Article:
♠ Posted by Emmanuel in Cheneynomics at 6/05/2010 11:52:00 PMI will soon put up a more detailed post on how, given its current trajectory, there will be no private sector left in America. For now, let me just point our some tragicomedy in the world's most famous fiscal black hole. Supposedly tasked with finding ways of curbing unsustainable American profligacy, the Foundry now relays how Obama's fiscal commission is itself running out of money. Well surprise, surprise! It's so typically American--melding lofty ambition, undeliverable promises, and bankrupt execution. The whole blog post is well worth reading, but here's the part which catches my attention:
President Obama’s bipartisan fiscal commission is operating on a shoestring budget and some panel members and lawmakers worry that it may run short of money. The 18-member commission faces the daunting challenge of coming up with proposals by Dec. 1 to tame the federal government’s trillion-dollar budget deficit. But the panel’s own budget is only $500,000, barely enough to cover office rent and the salaries of four staff members.So, should this "fiscal commission" now run massive deficits like the rest of America it was once supposed to remedy? Like those Chinese students who figured Geithner out sometime ago, America's fiscal situation inspires peals of condescending laughter. Face it: America is quite a joke.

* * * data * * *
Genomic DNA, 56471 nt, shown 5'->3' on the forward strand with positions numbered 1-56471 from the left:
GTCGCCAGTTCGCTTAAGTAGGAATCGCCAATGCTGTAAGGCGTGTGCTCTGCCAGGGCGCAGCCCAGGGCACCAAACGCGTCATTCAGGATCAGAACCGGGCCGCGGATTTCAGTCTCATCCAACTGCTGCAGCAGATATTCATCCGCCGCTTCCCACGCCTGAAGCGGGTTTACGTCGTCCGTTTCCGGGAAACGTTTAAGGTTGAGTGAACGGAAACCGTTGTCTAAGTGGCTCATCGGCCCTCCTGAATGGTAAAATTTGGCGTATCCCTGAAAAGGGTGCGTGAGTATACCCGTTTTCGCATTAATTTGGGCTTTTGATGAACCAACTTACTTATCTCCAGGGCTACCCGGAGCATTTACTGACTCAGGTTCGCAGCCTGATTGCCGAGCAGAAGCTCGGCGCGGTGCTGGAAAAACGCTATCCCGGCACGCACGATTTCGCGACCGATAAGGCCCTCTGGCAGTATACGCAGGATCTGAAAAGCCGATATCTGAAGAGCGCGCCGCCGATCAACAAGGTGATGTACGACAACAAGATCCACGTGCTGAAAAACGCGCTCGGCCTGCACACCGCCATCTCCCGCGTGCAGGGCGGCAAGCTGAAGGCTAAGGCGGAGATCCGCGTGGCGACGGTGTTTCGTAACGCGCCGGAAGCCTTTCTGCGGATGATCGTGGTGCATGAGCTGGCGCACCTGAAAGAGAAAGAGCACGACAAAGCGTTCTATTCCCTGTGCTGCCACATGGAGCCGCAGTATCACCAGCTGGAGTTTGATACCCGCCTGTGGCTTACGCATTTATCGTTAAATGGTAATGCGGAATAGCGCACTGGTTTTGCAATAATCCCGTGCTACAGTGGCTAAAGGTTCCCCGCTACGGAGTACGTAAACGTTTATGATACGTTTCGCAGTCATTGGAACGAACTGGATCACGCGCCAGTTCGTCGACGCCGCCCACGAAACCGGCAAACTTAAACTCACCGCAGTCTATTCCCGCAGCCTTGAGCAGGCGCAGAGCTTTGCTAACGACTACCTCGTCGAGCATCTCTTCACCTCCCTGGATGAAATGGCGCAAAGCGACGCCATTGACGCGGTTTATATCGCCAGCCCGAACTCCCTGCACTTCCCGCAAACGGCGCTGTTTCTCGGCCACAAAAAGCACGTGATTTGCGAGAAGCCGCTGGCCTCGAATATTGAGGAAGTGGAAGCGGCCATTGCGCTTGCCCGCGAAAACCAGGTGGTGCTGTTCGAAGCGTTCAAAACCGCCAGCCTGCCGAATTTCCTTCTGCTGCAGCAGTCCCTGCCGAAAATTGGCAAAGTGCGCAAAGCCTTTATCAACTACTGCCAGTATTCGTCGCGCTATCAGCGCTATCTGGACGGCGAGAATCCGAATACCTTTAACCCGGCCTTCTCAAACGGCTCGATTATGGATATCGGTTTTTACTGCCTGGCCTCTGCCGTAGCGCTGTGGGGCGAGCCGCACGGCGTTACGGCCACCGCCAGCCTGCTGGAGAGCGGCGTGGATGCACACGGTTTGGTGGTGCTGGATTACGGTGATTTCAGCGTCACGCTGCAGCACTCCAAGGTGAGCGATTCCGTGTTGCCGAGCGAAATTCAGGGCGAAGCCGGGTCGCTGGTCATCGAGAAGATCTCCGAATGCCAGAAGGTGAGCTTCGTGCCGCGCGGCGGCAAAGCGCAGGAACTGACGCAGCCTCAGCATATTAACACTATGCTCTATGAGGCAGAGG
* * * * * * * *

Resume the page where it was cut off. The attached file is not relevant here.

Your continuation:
And though the White House and Treasury have loaned the panel experts from their own payrolls, and several think tanks are helping as well, the total full-time staff currently is only about 15 people and not expected to exceed 20. Money is so tight that the commission recently abandoned hopes of holding field hearings around the country to gather views from outside of Washington.
Indeed, the commission only reimburses the travel expenses to and from Washington for its two co-chairs, former Republican senator Alan K. Simpson and Democrat Erskine W. Bowles. Simpson lives in Wyoming and Bowles lives in North Carolina. But the panel’s two other non-Washington members, Ann Fudge and David Cote, have to pay their own way to meetings.
The Senate Majority Leader, Harry Reid, in a recent letter to President Obama, quietly relayed his worries about the commission’s resources after meeting with Bowles and Simpson. “They expressed concern that the commission could use additional support to help it work more effectively,’’ Reid wrote to Obama on May 28. “In particular, they informed me that the staff resources available to assist the commission are very limited. This is concerning, especially given the breadth and difficulty of the issues that the commission must address.”